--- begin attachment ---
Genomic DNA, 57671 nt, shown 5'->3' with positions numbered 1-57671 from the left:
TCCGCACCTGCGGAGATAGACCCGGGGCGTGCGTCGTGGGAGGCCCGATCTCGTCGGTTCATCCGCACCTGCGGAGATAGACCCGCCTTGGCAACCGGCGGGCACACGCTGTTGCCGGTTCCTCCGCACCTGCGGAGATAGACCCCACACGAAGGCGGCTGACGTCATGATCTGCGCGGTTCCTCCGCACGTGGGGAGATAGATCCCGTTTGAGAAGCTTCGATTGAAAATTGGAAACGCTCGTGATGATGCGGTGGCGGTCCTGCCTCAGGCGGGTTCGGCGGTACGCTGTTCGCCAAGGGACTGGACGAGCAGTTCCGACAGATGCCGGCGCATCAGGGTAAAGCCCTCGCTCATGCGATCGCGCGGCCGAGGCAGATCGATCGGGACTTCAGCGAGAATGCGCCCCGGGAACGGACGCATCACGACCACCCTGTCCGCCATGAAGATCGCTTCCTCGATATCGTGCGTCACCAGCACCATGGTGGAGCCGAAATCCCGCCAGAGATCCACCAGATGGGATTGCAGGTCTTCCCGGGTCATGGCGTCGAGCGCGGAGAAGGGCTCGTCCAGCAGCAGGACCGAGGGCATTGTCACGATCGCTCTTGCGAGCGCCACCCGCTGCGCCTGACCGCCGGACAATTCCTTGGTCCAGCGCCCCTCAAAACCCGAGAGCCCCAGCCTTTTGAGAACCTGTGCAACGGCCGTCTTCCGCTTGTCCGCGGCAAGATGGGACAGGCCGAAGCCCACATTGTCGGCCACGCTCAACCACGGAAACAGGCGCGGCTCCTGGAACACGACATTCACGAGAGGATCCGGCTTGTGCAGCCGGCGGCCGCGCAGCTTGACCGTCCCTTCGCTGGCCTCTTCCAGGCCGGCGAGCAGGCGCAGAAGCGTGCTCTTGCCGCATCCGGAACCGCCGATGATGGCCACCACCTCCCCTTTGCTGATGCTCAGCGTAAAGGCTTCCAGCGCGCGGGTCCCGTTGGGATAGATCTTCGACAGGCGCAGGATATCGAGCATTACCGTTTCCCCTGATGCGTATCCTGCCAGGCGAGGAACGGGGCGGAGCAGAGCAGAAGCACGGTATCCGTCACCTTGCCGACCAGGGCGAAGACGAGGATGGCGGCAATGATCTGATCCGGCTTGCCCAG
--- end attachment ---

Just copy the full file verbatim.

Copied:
Genomic DNA, 57671 nt, shown 5'->3' with positions numbered 1-57671 from the left:
TCCGCACCTGCGGAGATAGACCCGGGGCGTGCGTCGTGGGAGGCCCGATCTCGTCGGTTCATCCGCACCTGCGGAGATAGACCCGCCTTGGCAACCGGCGGGCACACGCTGTTGCCGGTTCCTCCGCACCTGCGGAGATAGACCCCACACGAAGGCGGCTGACGTCATGATCTGCGCGGTTCCTCCGCACGTGGGGAGATAGATCCCGTTTGAGAAGCTTCGATTGAAAATTGGAAACGCTCGTGATGATGCGGTGGCGGTCCTGCCTCAGGCGGGTTCGGCGGTACGCTGTTCGCCAAGGGACTGGACGAGCAGTTCCGACAGATGCCGGCGCATCAGGGTAAAGCCCTCGCTCATGCGATCGCGCGGCCGAGGCAGATCGATCGGGACTTCAGCGAGAATGCGCCCCGGGAACGGACGCATCACGACCACCCTGTCCGCCATGAAGATCGCTTCCTCGATATCGTGCGTCACCAGCACCATGGTGGAGCCGAAATCCCGCCAGAGATCCACCAGATGGGATTGCAGGTCTTCCCGGGTCATGGCGTCGAGCGCGGAGAAGGGCTCGTCCAGCAGCAGGACCGAGGGCATTGTCACGATCGCTCTTGCGAGCGCCACCCGCTGCGCCTGACCGCCGGACAATTCCTTGGTCCAGCGCCCCTCAAAACCCGAGAGCCCCAGCCTTTTGAGAACCTGTGCAACGGCCGTCTTCCGCTTGTCCGCGGCAAGATGGGACAGGCCGAAGCCCACATTGTCGGCCACGCTCAACCACGGAAACAGGCGCGGCTCCTGGAACACGACATTCACGAGAGGATCCGGCTTGTGCAGCCGGCGGCCGCGCAGCTTGACCGTCCCTTCGCTGGCCTCTTCCAGGCCGGCGAGCAGGCGCAGAAGCGTGCTCTTGCCGCATCCGGAACCGCCGATGATGGCCACCACCTCCCCTTTGCTGATGCTCAGCGTAAAGGCTTCCAGCGCGCGGGTCCCGTTGGGATAGATCTTCGACAGGCGCAGGATATCGAGCATTACCGTTTCCCCTGATGCGTATCCTGCCAGGCGAGGAACGGGGCGGAGCAGAGCAGAAGCACGGTATCCGTCACCTTGCCGACCAGGGCGAAGACGAGGATGGCGGCAATGATCTGATCCGGCTTGCCCAG